How do you continue to campaign amid a pandemic?

If you are reading this blog after January 2020, the world has been dealing with a new reality of not being able to be close to each other in public for fear of catching a virus. Hopefully, a cure or vaccine will come soon so we can meet each other again and have face to face conversations like we used to do. But until then, things will have to change and that change impacts political campaigns tremendously.

For example, a standard norm for a political campaign is to hold rallies, house parties, fundraisers, and canvass neighborhoods by going door to door. All of these activities bring people in close contact with each other. With the coronavirus still out there, that is something you do not want to do. The chance of catching coronavirus from having contact with individuals in close proximity is high and therefore those activities must be put on hold and other methods of connecting with the voters must be used. How do you replace house parties and fundraisers where the people go to meet and interact with the candidate? You must still connect with the voters and right now the only way to do that is through video or phone call.

If you have a phone list of potential voters or people you have already targeted, I suggest the candidate call this list of people. Remember this activity takes the place of walking the neighborhood. No one will want to touch any literature left by a stranger and no one wants strangers knocking on their door during a pandemic crisis. A phone call is the only chance to have a personal interaction with the candidate. The voter can have their questions answered directly and the candidate can make the same impression as if sitting in the voter’s kitchen having coffee.

The other important campaign activity a campaign should be doing is phone banking. You should have already had this operation set up and going thru the lists marking people as “yes, no, or maybe” and each call gets closer to your vote total needed to win. Your phone bank team should be trained and experienced enough to be able to do this from their own home since people are not congregating in an office. They should send back their results by email to the data manager who will update the master list. Any new volunteers that want to phone bank for the campaign should be trained by video on the best practices of the campaign. You can choose which video conferencing software works best for your needs.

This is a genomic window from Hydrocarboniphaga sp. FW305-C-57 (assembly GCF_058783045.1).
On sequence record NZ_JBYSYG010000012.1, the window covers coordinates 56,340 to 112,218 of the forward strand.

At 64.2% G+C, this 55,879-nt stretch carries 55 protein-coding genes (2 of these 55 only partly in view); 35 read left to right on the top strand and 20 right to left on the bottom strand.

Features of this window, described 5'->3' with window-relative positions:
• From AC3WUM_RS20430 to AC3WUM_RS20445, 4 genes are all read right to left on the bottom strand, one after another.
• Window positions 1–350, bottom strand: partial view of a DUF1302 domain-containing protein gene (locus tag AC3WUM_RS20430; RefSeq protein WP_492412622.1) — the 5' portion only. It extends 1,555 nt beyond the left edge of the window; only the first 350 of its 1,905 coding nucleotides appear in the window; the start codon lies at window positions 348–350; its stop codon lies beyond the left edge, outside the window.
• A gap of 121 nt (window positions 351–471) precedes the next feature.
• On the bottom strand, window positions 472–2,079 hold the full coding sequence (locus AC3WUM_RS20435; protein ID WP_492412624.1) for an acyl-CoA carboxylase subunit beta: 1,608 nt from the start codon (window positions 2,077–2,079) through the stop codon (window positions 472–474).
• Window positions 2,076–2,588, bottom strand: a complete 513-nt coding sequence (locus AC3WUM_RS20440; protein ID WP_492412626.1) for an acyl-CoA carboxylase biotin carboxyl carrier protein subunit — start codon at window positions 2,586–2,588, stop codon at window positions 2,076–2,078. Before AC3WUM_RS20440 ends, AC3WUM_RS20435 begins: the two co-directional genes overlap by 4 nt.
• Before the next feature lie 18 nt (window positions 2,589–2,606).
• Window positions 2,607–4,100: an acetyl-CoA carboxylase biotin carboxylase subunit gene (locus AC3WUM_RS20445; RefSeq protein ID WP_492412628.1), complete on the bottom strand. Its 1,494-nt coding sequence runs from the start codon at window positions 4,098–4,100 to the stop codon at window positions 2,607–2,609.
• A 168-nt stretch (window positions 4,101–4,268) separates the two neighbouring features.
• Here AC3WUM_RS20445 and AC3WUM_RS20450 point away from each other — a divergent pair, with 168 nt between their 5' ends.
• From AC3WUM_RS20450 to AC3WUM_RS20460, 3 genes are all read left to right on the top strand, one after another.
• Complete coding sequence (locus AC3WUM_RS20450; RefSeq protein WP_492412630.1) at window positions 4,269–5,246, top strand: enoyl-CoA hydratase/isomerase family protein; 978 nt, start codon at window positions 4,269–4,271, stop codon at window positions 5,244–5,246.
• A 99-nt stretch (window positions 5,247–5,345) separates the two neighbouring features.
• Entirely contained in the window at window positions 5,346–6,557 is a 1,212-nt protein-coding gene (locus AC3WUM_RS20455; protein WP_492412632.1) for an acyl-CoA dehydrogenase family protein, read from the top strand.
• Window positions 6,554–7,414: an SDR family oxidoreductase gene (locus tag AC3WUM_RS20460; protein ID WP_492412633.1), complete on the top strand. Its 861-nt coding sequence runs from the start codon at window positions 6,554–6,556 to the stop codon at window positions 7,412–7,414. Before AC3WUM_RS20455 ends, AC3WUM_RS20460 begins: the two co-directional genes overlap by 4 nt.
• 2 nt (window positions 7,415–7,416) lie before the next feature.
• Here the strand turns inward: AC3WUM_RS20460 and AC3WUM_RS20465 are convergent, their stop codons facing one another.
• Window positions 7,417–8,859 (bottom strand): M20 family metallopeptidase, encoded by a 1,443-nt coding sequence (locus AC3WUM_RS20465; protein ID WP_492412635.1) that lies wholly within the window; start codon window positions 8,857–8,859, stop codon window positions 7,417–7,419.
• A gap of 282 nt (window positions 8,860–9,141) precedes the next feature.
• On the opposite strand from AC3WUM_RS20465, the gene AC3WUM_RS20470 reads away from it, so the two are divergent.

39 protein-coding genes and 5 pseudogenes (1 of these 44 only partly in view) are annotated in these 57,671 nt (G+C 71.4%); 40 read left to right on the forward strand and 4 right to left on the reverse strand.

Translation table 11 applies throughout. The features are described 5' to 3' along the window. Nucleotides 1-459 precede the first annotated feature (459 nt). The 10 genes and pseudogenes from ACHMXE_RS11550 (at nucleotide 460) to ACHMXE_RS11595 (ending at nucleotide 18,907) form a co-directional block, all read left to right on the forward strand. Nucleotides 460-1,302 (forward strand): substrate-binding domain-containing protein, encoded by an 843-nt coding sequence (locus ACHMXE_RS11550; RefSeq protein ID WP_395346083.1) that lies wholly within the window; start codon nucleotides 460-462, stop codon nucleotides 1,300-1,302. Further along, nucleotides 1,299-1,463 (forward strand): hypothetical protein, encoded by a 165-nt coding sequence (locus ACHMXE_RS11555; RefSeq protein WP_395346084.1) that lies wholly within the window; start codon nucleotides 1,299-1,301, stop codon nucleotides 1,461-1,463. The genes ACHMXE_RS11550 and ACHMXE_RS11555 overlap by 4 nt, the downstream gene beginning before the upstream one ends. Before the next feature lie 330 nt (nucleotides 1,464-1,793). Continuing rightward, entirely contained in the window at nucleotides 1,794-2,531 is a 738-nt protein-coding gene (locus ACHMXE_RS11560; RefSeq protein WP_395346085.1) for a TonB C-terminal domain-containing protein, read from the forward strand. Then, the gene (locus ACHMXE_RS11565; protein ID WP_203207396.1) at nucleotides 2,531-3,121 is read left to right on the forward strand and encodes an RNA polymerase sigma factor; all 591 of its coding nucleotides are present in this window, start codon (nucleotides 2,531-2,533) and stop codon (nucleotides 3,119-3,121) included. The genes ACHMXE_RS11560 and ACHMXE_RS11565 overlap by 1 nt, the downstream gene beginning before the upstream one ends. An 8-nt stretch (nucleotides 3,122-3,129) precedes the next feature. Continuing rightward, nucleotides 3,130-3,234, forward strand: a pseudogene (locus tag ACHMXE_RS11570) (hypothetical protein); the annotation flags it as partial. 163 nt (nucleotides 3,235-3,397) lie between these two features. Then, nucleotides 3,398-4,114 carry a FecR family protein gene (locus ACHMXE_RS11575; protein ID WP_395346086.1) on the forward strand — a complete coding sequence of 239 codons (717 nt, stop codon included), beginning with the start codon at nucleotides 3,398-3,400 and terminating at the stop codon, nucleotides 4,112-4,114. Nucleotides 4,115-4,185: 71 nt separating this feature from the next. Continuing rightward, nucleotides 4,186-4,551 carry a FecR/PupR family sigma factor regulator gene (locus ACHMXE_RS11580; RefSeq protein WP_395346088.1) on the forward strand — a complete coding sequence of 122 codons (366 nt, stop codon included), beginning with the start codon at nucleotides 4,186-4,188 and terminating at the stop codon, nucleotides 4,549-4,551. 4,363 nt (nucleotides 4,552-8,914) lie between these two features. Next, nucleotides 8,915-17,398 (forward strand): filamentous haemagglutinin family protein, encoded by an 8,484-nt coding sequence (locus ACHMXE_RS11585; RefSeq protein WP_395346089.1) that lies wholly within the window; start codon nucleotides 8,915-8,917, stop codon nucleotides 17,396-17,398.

Once you have the candidate making phone calls and volunteers making phone calls to potential voters, what do you do to replace the house parties? Some video conferencing apps and software allow for more than one person to in on the call. I would make a special invite for say 5-10 people and have a video chat with them about your policies and still make the pitch to donate to your campaign. The group is small enough to let everyone get a chance to ask a question or make a comment. Keep it to less than an hour and schedule these type of fundraising video calls throughout the week. Have a fundraising goal for each call and a goal for the end of each week. Remember, these calls replace any face-to-face fundraising that you were planning on doing. Phone calls to solicit money, mailers to ask for money and internet solicitations are in addition to the video calls. You will need to leverage all forms of raising money to keep the campaign going.

In summary, until there is a cure or vaccine and life can go back to normal, phone banking must increase to replace neighborhood canvassing, video conferencing must replace house parties and fundraisers. As far as what the internet version of a campaign rally looks like I would suggest recording a video or doing a live broadcast to speak with your supporters. Perhaps field some questions from the crowd as they submit questions by email, Facebook or twitter.

I hope this helps gives you some ideas on how to weather this storm and overcome some obstacles you may be facing. I hope you all stay safe and win your election!

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